Sunday Dinner for a Soldier (1944)

Sunday Dinner for a Soldier (1944)

Toronto Film Society presented Sunday Dinner for a Soldier (1944) on Monday, November 14, 2016 in a double bill with Pilgrimage as part of the Season 69 Monday Evening Film Buff Series, Programme 3.

Production Company: Twentieth Century Fox.   Producer: Walter Morosco. Director: Lloyd Bacon.  Screenplay: Melvin Levy and Wanda Tuchock, based on a story by Martha Cheavens.  Music: Alfred Newman. Cinematography: Joseph MacDonald.  Film Editor: J. Watson Webb Jr.  Art Direction: J. Russell Spencer and Lyle R. Wheeler.  Set Decoration: Thomas Little and Fred J. Rode.  Costumes: Kay Nelson.

Cast:  Anne Baxter (Tessa Osborne), John Hodiak (Sgt. Eric Moore), Charles Winninger (Dudley ‘Granfeathers’ Osborne), Anne Revere (Agatha Butterfield), Connie Marshall (Mary Osborne), Chill Wills (Mr. York), Robert Bailey (Kenneth Normand), Bobby Driscoll (Jeep Osborne), Jane Darwell (Mrs. Helen Dobson), Rory Calhoun (Solider in Truck), Chester Conklin (Photographer).

Sunday Dinner for a Soldier (1944)

The musical score for Sunday Dinner for a Soldier was composed by well-known and prolific composer Alfred Newman. Newman scored over 200 films. He won nine Academy Awards and was nominated for forty-three. He is known as one of the three godfathers of film music during Hollywood’s Golden Age; the other two are Max Steiner and Dimitri Tiomkin.

Newman was born on March 17, 1900 in New Haven, Connecticut, the eldest of 10 children. He began piano lessons at age 5, and by age 8 was considered a local piano prodigy. He became a pupil of some well-known and respected musicians, including Rubin Goldmark. Goldmark also had Aaron Copland and George Gershwin as pupils. By age 12, Newman was playing piano in theatres and restaurants to help support his family. At 13, he began touring on the vaudeville circuit, where he was billed as “The Marvellous Boy Pianist”. While on tour, he was sometimes allowed to conduct the orchestra, which made him want to be a full-time conductor. He was fortunate, in that he was taught the basics of conducting by William Merigan Daly, an experienced conductor and composer. By the time he was 15, Newman was regularly conducting matinée performances. He so impressed the conductor of the Cincinnati Symphony that he was invited to be a guest conductor.

Sunday Dinner for a Soldier (1944)

When Newman was 19, he began a ten-year career as a conductor of musicals by the likes of George Gershwin, Jerome Kern, and Richard Rogers. He was invited to Hollywood by Irving Berlin to conduct his score for the film Reaching for the Moon. This led to a contract with Samuel Goldwyn to continue as a film composer. He was the musical director for Charlie Chaplin’s City Lights while the music was written by Chaplin, himself. Newman went on to act as musical director, and write the scores for, many films in the 1930s, including Indiscreet, Wuthering Heights, Gunga Din, Beau Geste, The Hunchback of Notre Dame, and Alexander’s Ragtime Band, for which he won an Academy Award. In 1940, he began a twenty-year career as a music director with 20th Century Fox Studios.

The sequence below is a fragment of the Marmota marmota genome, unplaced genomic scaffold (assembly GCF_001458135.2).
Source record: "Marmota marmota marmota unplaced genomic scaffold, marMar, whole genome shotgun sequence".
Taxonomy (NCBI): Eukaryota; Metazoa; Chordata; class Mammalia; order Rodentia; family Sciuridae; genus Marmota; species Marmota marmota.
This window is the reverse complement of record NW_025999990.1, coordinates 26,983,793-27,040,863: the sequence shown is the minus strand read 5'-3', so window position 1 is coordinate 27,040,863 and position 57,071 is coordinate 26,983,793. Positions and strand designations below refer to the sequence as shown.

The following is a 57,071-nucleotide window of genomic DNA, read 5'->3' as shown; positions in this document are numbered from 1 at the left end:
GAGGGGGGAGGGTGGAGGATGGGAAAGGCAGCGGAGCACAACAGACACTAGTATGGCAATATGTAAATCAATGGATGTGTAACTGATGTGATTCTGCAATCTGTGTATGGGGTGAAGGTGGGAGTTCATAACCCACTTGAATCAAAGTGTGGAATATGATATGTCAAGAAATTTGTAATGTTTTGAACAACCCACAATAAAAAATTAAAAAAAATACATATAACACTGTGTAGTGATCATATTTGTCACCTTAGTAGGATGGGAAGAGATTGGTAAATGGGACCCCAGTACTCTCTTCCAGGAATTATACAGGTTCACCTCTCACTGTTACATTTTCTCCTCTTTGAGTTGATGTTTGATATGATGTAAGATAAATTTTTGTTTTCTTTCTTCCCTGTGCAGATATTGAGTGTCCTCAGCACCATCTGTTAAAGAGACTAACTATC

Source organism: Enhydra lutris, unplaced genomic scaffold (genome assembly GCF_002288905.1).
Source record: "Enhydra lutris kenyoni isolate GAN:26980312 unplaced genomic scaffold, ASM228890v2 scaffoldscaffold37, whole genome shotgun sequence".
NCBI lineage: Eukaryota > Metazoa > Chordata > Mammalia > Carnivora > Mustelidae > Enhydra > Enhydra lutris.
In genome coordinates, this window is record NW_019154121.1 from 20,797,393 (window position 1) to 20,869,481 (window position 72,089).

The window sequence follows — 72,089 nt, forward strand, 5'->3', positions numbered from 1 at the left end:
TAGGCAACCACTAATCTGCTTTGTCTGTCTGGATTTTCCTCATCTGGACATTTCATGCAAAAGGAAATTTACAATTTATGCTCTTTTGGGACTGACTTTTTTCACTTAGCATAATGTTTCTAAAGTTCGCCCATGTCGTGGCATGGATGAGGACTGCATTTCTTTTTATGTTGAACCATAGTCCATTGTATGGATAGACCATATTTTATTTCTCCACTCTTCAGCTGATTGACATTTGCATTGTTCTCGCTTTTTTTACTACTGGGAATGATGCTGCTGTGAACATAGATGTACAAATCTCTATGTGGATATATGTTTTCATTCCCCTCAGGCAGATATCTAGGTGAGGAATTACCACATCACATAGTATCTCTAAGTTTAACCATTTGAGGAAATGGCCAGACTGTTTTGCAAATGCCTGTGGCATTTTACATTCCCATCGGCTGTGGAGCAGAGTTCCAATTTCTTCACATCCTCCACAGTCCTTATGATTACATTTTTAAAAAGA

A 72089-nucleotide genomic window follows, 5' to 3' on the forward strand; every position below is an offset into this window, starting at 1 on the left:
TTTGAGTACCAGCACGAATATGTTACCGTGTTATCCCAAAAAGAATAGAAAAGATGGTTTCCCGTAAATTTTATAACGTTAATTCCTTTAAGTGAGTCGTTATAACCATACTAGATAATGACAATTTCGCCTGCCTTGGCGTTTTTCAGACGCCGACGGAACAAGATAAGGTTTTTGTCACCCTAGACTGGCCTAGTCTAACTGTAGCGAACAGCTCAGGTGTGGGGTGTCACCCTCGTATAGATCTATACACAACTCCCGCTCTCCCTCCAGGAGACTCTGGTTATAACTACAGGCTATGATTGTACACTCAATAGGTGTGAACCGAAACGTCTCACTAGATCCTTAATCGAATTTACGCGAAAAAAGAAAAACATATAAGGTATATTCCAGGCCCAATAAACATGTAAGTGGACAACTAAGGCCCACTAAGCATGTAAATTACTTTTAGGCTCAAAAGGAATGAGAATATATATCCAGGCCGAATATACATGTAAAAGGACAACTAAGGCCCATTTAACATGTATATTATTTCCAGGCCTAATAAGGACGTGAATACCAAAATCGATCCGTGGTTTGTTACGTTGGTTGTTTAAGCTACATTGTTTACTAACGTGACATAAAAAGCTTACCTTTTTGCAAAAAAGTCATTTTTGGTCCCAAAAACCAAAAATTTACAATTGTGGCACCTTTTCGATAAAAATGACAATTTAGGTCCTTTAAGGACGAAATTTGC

Alfred Newman was noted for developing what came to be known as the Newman System, a means of synchronizing the performance and recording of a musical score with the film; a system which is still in use today. Newman’s scores were developed around the overall mood of each film. He also tailored specific themes to accompany different characters as they appeared on screen, thereby enhancing each actor’s role. The effects of this style of music created a forceful but less jarring score which connected the entire story, thereby keeping the film’s theme more easily understood by viewers.

Newman was known to study period music, hymns, folk music, and traditional music from other countries to assimilate into his film scores. His ability to create moods of discomfort and fear, as in The Snake Pit, or the uplifting mood of Anne Frank and the oppressiveness of the Nazis, in The Diary of Anne Frank, are examples of his talent. He composed the familiar fanfare which accompanies the studio logo at the beginning of Fox’s productions and still introduces Fox pictures today. As a music director, it was Newman’s job to find and select suitable composers for various films. His influence made possible the careers of Bernard Hermann, Alex North, and David Raskin.

Sunday Dinner for a Soldier (1944)

Alfred Newman comes from a very talented family, and some of his children are awesome talents like their father. His brother Lionel scored films and television shows as well as adapting and conducting scores for over a hundred films. Another brother, Emil, was music director for over eighty films. His sons David and Thomas have scored over 175 films between them. His daughter Maria is an eminent musician and composer. His nephew, Randy Newman, has won three Emmys, six Grammys, and two Academy Awards.

Along with his Academy Awards, Alfred Newman has a star on the Hollywood Walk of Fame and, in 1999, the United States Postal Service issued a stamp in his honour. He was married to Martha Louise Montgomery (born December 5, 1920 in Clarksdale, Mississippi; died May 9, 2005 in Pacific Palisades, California), a former actress and Goldwyn Girl, from 1947 to his death in 1970. They had five children. Alfred Newman died at his home in Hollywood on February 17, 1970 from complications of emphysema. He was 69.

Notes by Bruce Whittaker

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